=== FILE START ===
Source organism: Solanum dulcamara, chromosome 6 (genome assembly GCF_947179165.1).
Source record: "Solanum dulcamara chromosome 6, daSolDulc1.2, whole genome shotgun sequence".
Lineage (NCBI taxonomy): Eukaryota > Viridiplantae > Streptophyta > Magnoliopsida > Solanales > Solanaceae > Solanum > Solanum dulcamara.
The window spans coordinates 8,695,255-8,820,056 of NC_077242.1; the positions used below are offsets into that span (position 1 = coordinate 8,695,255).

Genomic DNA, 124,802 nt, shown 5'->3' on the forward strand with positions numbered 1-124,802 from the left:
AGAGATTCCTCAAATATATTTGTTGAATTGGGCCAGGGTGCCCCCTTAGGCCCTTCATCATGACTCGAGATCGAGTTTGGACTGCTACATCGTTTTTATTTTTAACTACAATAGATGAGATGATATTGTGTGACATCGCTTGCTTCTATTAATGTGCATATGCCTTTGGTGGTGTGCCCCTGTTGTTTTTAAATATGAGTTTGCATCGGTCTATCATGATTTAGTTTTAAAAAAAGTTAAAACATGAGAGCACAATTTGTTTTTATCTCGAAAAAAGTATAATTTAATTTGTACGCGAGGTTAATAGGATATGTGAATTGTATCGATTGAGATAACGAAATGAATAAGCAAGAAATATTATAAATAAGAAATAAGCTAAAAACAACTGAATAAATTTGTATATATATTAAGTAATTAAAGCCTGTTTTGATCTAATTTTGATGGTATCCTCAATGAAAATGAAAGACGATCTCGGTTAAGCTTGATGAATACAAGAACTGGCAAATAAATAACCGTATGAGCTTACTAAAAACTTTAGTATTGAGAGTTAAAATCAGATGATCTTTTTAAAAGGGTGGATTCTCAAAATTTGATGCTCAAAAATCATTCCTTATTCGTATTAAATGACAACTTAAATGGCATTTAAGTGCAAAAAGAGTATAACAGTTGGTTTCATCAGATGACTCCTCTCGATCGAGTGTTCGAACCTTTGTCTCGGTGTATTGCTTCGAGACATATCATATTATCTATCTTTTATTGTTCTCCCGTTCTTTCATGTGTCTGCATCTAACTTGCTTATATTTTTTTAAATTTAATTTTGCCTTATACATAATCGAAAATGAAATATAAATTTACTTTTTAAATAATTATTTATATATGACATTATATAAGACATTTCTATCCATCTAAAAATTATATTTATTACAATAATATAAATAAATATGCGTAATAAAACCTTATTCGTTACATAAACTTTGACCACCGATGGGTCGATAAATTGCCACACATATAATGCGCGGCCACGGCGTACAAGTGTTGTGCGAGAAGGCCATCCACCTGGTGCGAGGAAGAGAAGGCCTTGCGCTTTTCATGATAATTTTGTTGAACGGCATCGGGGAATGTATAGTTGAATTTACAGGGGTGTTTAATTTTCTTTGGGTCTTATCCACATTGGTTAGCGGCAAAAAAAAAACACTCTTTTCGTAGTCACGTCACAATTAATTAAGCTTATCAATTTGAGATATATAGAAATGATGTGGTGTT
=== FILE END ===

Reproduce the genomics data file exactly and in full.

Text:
Source organism: Solanum dulcamara, chromosome 6 (genome assembly GCF_947179165.1).
Source record: "Solanum dulcamara chromosome 6, daSolDulc1.2, whole genome shotgun sequence".
Lineage (NCBI taxonomy): Eukaryota > Viridiplantae > Streptophyta > Magnoliopsida > Solanales > Solanaceae > Solanum > Solanum dulcamara.
The window spans coordinates 8,695,255-8,820,056 of NC_077242.1; the positions used below are offsets into that span (position 1 = coordinate 8,695,255).

Genomic DNA, 124,802 nt, shown 5'->3' on the forward strand with positions numbered 1-124,802 from the left:
AGAGATTCCTCAAATATATTTGTTGAATTGGGCCAGGGTGCCCCCTTAGGCCCTTCATCATGACTCGAGATCGAGTTTGGACTGCTACATCGTTTTTATTTTTAACTACAATAGATGAGATGATATTGTGTGACATCGCTTGCTTCTATTAATGTGCATATGCCTTTGGTGGTGTGCCCCTGTTGTTTTTAAATATGAGTTTGCATCGGTCTATCATGATTTAGTTTTAAAAAAAGTTAAAACATGAGAGCACAATTTGTTTTTATCTCGAAAAAAGTATAATTTAATTTGTACGCGAGGTTAATAGGATATGTGAATTGTATCGATTGAGATAACGAAATGAATAAGCAAGAAATATTATAAATAAGAAATAAGCTAAAAACAACTGAATAAATTTGTATATATATTAAGTAATTAAAGCCTGTTTTGATCTAATTTTGATGGTATCCTCAATGAAAATGAAAGACGATCTCGGTTAAGCTTGATGAATACAAGAACTGGCAAATAAATAACCGTATGAGCTTACTAAAAACTTTAGTATTGAGAGTTAAAATCAGATGATCTTTTTAAAAGGGTGGATTCTCAAAATTTGATGCTCAAAAATCATTCCTTATTCGTATTAAATGACAACTTAAATGGCATTTAAGTGCAAAAAGAGTATAACAGTTGGTTTCATCAGATGACTCCTCTCGATCGAGTGTTCGAACCTTTGTCTCGGTGTATTGCTTCGAGACATATCATATTATCTATCTTTTATTGTTCTCCCGTTCTTTCATGTGTCTGCATCTAACTTGCTTATATTTTTTTAAATTTAATTTTGCCTTATACATAATCGAAAATGAAATATAAATTTACTTTTTAAATAATTATTTATATATGACATTATATAAGACATTTCTATCCATCTAAAAATTATATTTATTACAATAATATAAATAAATATGCGTAATAAAACCTTATTCGTTACATAAACTTTGACCACCGATGGGTCGATAAATTGCCACACATATAATGCGCGGCCACGGCGTACAAGTGTTGTGCGAGAAGGCCATCCACCTGGTGCGAGGAAGAGAAGGCCTTGCGCTTTTCATGATAATTTTGTTGAACGGCATCGGGGAATGTATAGTTGAATTTACAGGGGTGTTTAATTTTCTTTGGGTCTTATCCACATTGGTTAGCGGCAAAAAAAAAACACTCTTTTCGTAGTCACGTCACAATTAATTAAGCTTATCAATTTGAGATATATAGAAATGATGTGGTGTT